In 2005, the CT Colonography Reporting and Data System (C-RADS) was established to provide a means of classifying findings of CT colonography (CTC) and of applying the advantages of structured reporting to the setting of colorectal cancer screening.
Grading of hepatic encephalopathy categorizes it in clinical stages of stepwise worsening. The description of each grade varies somewhat in the literature, but differences between adjacent grades are clear enough to be helpful in clinical practice, although neurologic descriptors are sparse. One study showed that for patients who become comatose, the Full Outline of Unresponsiveness (FOUR) score is more discriminating than the West Haven grading system because it includes brain-stem and respiration assessment, which are not further differentiated in the West Haven system.
Primary sclerosing cholangitis (PSC) is a chronic cholestatic liver disease of unknown cause that is characterized pathologically by an inflammatory and fibrotic process centered on the epithelium, leading to diffuse biliary stenosis and increased wall thickness throughout the intra- and extra-hepatic biliary trees.
According to the Rome III criteria, functional dyspepsia is defined as the presence of one or more of the following: postprandial fullness, early satiation, epigastric pain or burning and no evidence of structural disease (including at upper endoscopy) to explain the symptoms.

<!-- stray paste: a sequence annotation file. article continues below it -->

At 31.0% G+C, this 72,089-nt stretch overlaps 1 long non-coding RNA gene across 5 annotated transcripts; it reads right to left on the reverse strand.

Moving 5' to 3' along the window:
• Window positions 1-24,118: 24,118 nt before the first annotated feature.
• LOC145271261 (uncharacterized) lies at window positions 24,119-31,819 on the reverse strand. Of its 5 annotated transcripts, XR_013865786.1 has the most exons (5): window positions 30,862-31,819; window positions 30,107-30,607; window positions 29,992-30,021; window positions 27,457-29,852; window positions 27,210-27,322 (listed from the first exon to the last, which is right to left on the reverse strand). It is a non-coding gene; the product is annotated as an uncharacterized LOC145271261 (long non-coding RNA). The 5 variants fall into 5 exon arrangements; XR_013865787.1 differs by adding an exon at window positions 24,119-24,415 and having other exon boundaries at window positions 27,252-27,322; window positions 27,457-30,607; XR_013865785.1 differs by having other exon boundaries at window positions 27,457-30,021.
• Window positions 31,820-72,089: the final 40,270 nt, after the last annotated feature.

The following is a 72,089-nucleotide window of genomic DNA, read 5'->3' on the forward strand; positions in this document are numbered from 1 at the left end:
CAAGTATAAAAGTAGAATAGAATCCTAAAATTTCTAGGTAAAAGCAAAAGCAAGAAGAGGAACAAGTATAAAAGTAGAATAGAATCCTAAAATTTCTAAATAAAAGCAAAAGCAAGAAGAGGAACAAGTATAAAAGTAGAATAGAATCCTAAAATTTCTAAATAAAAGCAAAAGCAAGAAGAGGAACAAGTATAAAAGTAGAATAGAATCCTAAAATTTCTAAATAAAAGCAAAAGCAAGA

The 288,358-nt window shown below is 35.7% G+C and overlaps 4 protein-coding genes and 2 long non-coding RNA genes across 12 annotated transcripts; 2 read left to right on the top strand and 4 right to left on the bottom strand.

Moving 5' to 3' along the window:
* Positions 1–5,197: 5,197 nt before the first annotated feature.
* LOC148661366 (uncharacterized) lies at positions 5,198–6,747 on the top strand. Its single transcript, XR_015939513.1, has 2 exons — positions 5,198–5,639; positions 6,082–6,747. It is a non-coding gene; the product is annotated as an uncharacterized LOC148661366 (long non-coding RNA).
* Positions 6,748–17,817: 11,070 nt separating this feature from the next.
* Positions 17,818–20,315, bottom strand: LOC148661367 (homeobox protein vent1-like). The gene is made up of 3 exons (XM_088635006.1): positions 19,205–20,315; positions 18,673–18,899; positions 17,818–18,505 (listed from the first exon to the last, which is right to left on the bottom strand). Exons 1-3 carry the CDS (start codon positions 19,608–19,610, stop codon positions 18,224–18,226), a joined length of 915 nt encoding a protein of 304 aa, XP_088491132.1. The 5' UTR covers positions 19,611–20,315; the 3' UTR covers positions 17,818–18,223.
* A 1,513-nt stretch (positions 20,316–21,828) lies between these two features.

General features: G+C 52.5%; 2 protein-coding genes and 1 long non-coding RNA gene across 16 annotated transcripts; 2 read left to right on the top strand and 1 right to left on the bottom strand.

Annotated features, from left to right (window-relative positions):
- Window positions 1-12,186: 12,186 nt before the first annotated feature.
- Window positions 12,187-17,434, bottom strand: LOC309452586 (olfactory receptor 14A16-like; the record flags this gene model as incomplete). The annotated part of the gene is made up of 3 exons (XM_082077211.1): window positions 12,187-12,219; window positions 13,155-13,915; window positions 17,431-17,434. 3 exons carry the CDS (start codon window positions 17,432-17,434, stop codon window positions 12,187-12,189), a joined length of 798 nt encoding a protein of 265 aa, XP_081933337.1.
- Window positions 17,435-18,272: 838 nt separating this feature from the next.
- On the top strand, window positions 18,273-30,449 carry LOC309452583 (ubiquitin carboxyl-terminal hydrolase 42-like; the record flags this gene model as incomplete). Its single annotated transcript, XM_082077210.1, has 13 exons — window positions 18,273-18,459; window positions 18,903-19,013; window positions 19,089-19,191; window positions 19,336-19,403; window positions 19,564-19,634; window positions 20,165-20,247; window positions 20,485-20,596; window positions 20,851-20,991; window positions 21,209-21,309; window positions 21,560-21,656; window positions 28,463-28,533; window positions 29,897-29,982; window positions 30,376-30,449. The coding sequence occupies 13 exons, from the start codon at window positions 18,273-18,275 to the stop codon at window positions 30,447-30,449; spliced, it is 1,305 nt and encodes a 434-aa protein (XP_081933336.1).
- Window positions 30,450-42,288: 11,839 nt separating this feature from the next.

Grading and staging refers to a semiquantitative assessment of the necroinflammatory activity (grade) and degree of fibrosis (stage) in relation to chronic hepatitis.
Recent guidelines published by the American College of Gastroenterology suggest that urgent endoscopic retrograde cholangiopancreatography (ERCP) (within 24 hours after admission) is indicated in patients with biliary pancreatitis who have concurrent acute cholangitis, but it is not needed in most patients who do not have evidence of ongoing biliary obstruction.
Alcoholic liver disease (ALD) encompasses a spectrum of injury, ranging from simple steatosis to frank cirrhosis.
Celiac disease is a systemic immune-mediated disorder triggered by dietary gluten in genetically susceptible persons. Gluten is a protein complex found in wheat, rye, and barley. Celiac disease is characterized by a broad range of clinical presentations, a specific serum autoantibody response, and variable damage to the smallintestinal mucosa.
Since both clinically and biochemically, acute hepatitis due to HAV cannot be distinguished from that due to the other hepatitis viruses, serologic tests are necessary for a virus-specific diagnosis.
The antigens and antibodies associated with HBV infection include HBsAg (Australia antigen) and antibody to HBsAg (anti-HBs), hepatitis B core antigen (HBcAg) and antibody to HBcAg (anti-HBc), and hepatitis B e antigen (HBeAg) and antibody to HBeAg (anti-HBe). At least one serologic marker is present during the different phases of HBV infection.